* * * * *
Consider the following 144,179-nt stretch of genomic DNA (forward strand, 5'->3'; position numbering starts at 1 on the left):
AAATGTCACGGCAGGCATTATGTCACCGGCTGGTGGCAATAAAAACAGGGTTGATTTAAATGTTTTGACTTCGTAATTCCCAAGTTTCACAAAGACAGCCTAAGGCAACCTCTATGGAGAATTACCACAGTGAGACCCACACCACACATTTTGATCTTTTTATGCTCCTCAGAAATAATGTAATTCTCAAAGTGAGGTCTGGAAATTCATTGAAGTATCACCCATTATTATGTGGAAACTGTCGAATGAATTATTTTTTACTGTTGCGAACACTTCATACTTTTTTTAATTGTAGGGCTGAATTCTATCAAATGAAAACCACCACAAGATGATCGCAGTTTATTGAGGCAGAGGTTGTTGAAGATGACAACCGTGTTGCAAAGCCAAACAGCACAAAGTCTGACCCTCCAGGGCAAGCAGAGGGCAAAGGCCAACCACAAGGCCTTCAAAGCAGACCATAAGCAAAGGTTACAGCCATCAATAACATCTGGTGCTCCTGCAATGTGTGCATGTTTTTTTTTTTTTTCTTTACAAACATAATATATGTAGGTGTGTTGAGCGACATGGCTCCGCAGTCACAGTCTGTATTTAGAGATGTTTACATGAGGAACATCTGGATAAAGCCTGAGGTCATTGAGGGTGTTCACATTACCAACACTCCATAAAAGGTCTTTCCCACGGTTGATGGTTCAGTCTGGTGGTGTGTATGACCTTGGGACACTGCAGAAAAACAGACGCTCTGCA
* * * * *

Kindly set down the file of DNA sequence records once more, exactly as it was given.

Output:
Consider the following 144,179-nt stretch of genomic DNA (forward strand, 5'->3'; position numbering starts at 1 on the left):
AAATGTCACGGCAGGCATTATGTCACCGGCTGGTGGCAATAAAAACAGGGTTGATTTAAATGTTTTGACTTCGTAATTCCCAAGTTTCACAAAGACAGCCTAAGGCAACCTCTATGGAGAATTACCACAGTGAGACCCACACCACACATTTTGATCTTTTTATGCTCCTCAGAAATAATGTAATTCTCAAAGTGAGGTCTGGAAATTCATTGAAGTATCACCCATTATTATGTGGAAACTGTCGAATGAATTATTTTTTACTGTTGCGAACACTTCATACTTTTTTTAATTGTAGGGCTGAATTCTATCAAATGAAAACCACCACAAGATGATCGCAGTTTATTGAGGCAGAGGTTGTTGAAGATGACAACCGTGTTGCAAAGCCAAACAGCACAAAGTCTGACCCTCCAGGGCAAGCAGAGGGCAAAGGCCAACCACAAGGCCTTCAAAGCAGACCATAAGCAAAGGTTACAGCCATCAATAACATCTGGTGCTCCTGCAATGTGTGCATGTTTTTTTTTTTTTTCTTTACAAACATAATATATGTAGGTGTGTTGAGCGACATGGCTCCGCAGTCACAGTCTGTATTTAGAGATGTTTACATGAGGAACATCTGGATAAAGCCTGAGGTCATTGAGGGTGTTCACATTACCAACACTCCATAAAAGGTCTTTCCCACGGTTGATGGTTCAGTCTGGTGGTGTGTATGACCTTGGGACACTGCAGAAAAACAGACGCTCTGCA